Bottle 2 -4 scoops PERPETUEM 108 carbs

Bottle 2 -1 shot HAMMERGEL 23 carbs

So liquid refreshment would total 239 carbs

Carry -2 CLIFF SHOT BLOCKS (great while riding) 96 carbs

Carry -2 CLIFF BARS (or similiar carb type) bar 82 carbs

Carry -2 shot HAMMERGEL mini grenade 46 carbs

Lunch Stop-Peanut Butter and Jelly Sandwich 45 carbs

Solid food, 269 carbs, so total 508 carbs.

As it turned out I didn't touch the Hammer Grenade, but did have 4 carb bars; and had a turkey/ ham sandwich + banana at lunch in lieu of PBJ. Also took one scoop of Sustained Energy to add to my Perpetuem mix. So I took in about 30 carb more than planned, or 538.

Surprise when we were ready to roll and worker ran up to us with a box of Brubar Power Bars (very good) and grabbed one while rolling out.

(side) Dave's not yelling at me, yet, when I go for his neck that he sometimes strains during long rides (above) Cuing up for mass start

We got stuck at a traffic light right outside the park and ride and started shivering uncontrollably. I had my rain jacket in the brevet bag--but wasn't wearing it as I knew that once we got going I'd be miserable wearing a jacket unless it was raining. To get warm I went to the front and started going hard, but also stayed in the small ring---seems to help on long rides just to spin the first 5 miles. I was on good behavior when a guy with a spin worse than mine-bowleggedly mashing the pedals-shot by; shortly after a lady wearing weird half leggings did the same thing while weaving--surprised Jeanie wasn't chasing her. Our group joined me while I watched the odometer--4.7 miles, 4.8 miles--NOW--5 miles, can go into the big ring.

I don't recall if we joined a bigger paceline or a bigger paceline joined us, but it was a clusterfuck going to Winters through the ag land. Our group (which usually meant Colin) was doing most of the pulling, a double paceline formed, and anarchy ensued. Our group was usually 2nd, 3rd and 4th wheel but next to us were folks we didn't know--some riding straight, so weaving like crazy. The woman who passed earlier, later nicknamed "crazy lady" (and worse), wound up 3rd wheel on the right side and needed more than 3 feet width of road. Jeanie (who used to race) said she though brevet riders knew how to paceline and she was unpleasantly surprised.

Best move of the day may have been when Colin was in the front but indicated a whizz stop was in order, and that sounded great to me (did I mention it was cold.) Over the Pedrick overpass he went straight, I followed, and everyone else went left. Well, after taking care of business we had to bust butt to catch the pelaton on the very flat course, but with Colin doing 80% of the work we were both out of the mass lunacy and got warm in a hurry chasing back.

When we finally got back Mike was driving the paceline--after being lazy for the longest time and sitting on the back, after we accordioned for the seemingly millionth time (paceline accordioning is terrible at the back) I dug in past 25 riders to see if Mike needed help--just when I got near the front he was rotating out, so we both got n 4-5th wheel. Jumped from the pelaton before first good bathroom stop at Lake Solano Park-28 miles from the start, and I figured that the park stop would be jammed, so I suggested to our group that we go to the campgrounds across the street. Good move.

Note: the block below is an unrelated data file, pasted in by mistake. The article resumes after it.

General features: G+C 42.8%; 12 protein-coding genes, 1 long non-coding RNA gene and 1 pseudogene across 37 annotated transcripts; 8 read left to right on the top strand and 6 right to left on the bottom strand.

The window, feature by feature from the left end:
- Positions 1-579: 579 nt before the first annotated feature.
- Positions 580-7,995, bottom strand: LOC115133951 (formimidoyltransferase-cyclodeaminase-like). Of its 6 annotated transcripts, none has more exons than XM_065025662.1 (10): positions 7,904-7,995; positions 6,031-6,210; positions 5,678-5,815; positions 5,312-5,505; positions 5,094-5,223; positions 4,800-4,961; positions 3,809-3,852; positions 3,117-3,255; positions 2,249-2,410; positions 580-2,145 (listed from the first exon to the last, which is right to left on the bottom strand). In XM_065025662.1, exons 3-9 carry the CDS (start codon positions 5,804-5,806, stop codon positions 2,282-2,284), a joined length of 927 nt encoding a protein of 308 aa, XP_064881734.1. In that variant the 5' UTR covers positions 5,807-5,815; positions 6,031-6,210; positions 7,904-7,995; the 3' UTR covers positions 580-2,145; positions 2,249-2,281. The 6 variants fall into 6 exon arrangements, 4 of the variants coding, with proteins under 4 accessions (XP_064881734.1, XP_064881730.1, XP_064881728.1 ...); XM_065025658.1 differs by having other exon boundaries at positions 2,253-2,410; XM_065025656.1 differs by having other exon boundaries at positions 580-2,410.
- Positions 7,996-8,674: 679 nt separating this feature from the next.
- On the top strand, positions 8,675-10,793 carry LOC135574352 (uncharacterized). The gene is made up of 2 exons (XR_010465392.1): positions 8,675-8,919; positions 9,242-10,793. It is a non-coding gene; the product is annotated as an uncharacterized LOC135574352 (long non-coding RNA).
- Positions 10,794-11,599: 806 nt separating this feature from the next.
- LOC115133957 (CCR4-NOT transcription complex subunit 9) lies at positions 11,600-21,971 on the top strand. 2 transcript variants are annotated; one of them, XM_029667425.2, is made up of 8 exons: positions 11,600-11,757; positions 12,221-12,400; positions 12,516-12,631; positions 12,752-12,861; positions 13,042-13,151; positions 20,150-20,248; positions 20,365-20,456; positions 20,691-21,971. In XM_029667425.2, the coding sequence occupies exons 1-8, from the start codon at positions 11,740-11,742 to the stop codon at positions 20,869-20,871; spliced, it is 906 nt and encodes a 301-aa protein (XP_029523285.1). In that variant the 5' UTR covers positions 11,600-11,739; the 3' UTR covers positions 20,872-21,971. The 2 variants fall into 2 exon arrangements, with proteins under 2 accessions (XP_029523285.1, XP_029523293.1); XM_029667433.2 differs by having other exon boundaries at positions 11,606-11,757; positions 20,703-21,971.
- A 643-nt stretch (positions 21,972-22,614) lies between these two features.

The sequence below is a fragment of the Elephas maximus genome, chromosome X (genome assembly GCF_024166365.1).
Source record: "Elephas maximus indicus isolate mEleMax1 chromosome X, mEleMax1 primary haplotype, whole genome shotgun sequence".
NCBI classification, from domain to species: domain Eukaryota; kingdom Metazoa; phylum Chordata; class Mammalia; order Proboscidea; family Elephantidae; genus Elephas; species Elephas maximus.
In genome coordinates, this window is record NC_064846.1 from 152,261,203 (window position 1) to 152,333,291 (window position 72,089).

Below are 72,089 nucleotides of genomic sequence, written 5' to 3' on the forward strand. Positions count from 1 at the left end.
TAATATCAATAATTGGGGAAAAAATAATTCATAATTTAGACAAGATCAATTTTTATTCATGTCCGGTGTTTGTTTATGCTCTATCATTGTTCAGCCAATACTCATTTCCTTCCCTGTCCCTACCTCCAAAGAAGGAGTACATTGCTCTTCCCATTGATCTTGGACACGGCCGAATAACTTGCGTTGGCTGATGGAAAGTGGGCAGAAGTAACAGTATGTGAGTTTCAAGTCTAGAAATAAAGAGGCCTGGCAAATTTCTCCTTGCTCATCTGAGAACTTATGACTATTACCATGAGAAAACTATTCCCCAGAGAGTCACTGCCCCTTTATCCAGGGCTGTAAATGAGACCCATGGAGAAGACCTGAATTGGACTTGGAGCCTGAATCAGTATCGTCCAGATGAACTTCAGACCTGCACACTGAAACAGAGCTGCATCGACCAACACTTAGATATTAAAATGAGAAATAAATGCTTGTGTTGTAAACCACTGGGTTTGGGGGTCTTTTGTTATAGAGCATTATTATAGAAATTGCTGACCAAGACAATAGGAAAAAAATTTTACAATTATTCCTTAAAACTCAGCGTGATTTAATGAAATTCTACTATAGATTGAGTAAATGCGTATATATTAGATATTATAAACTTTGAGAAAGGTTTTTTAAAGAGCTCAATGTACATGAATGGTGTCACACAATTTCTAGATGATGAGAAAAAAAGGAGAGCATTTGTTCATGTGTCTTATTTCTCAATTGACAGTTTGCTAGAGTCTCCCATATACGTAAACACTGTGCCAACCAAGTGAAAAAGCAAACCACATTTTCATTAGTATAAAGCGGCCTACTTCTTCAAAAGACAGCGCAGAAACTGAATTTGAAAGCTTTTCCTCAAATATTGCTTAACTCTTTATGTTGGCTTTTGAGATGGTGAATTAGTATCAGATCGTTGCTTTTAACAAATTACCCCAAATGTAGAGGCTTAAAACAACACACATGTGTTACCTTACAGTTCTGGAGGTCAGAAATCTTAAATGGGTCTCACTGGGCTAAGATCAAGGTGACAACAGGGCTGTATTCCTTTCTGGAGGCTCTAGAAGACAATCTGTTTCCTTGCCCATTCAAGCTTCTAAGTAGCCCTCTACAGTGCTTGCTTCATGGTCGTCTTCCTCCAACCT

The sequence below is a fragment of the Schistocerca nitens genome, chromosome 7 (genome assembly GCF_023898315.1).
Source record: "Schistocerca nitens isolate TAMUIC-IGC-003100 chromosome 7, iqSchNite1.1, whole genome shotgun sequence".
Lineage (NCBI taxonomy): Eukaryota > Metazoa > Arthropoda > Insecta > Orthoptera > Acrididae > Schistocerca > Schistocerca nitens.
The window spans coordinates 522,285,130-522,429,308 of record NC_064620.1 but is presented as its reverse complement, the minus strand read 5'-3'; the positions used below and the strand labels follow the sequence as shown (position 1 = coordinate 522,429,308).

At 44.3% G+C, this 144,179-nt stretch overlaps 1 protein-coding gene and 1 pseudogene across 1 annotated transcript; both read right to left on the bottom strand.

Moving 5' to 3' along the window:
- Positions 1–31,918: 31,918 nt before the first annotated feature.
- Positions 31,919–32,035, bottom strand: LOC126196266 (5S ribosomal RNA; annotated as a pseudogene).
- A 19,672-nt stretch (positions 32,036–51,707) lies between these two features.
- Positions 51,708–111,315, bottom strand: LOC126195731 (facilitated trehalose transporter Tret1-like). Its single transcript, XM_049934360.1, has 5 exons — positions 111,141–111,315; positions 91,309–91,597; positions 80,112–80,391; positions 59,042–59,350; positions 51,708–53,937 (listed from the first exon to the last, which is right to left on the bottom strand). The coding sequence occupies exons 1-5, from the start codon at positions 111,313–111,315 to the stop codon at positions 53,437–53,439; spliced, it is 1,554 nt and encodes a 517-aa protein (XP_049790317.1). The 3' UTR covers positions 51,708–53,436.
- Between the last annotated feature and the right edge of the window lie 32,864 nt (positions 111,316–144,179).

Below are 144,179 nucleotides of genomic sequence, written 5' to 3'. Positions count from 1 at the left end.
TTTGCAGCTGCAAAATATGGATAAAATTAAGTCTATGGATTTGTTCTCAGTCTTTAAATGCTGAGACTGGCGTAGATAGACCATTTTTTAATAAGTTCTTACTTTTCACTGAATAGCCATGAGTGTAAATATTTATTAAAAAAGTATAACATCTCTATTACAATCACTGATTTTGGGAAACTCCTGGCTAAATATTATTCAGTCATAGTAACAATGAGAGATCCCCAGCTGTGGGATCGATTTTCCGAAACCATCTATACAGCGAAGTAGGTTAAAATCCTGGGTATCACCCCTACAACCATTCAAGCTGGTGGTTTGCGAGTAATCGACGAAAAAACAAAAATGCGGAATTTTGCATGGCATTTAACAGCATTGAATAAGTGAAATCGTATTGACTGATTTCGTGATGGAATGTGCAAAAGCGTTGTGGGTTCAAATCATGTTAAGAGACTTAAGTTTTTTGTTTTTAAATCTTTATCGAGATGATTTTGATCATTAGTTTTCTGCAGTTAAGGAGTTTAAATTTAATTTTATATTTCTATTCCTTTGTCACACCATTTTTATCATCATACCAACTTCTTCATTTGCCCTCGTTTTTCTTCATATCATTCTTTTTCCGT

Peacock at Lake Solano deserted campgrounds--swarm of them cheered us on when we arrived (Dr. Dave Photo)

Many brevet riders may be slow but they are great at not needing to stop--at least half blew by the Park/ Campgrounds. Our group didn't and took our time leaving, something that we wouldn't be able to afford on the 300k. Jeanie had a leaking bag of sports powder (need to double bag!)--reminiscent when I tried carrying sports powder in a Peets Coffee bag. Now I use an empty Hammer grenade. Now the ride would get interesting, rollers up to the Cardiac Climb and then the rollers through Pope Valley.

We stayed together to Cardiac but then became unhooked. From the side we had a two stage climb, an easy one to Monticello Dam and then a much longer climb to the end of a Lake Berryessa "finger." Climb was nice even if I was still wearing a Nordic headband and undershirt for freezing weather. At least wasn't also in a long sleeve jersey. Pulled over near the top to take photos of our group coming up--was in front of someone's unique mobile home homestead.

Interesting front yard at the top of Cardiac. Heard that last year occupant was in his front yard cheering on the Davis Double riders.
Colin and Jack near the top of Cardiac.

The climbing recumbent doctor has already attacked two riders and ready to mow down a third... ...oh, those two riders were Jeanie and Mike.

Long downhill where Mike checked his speed so I could get behind him and arrive with him and Jeanie to the next stop at the 121/128 junction at mile 45 where Jack, Matt and Colin were waiting.
When we were ready to leave we heard someone whine about which way to go now, are there more hills, their bike is broken; a lady on a Litespeed had her chain stuck--Dr. Dave preformed the operation and fixed her bike. Later dubbed the "Cat Lady"--good for her for doing the ride but amazed that she would finish it though a brevet gives riders incredible amounts of time to do same.
Now our group is basically alone and we began to paceline through the gentle rollers in Pope Valley. One guy in a red jersey joined us and took a nice pull.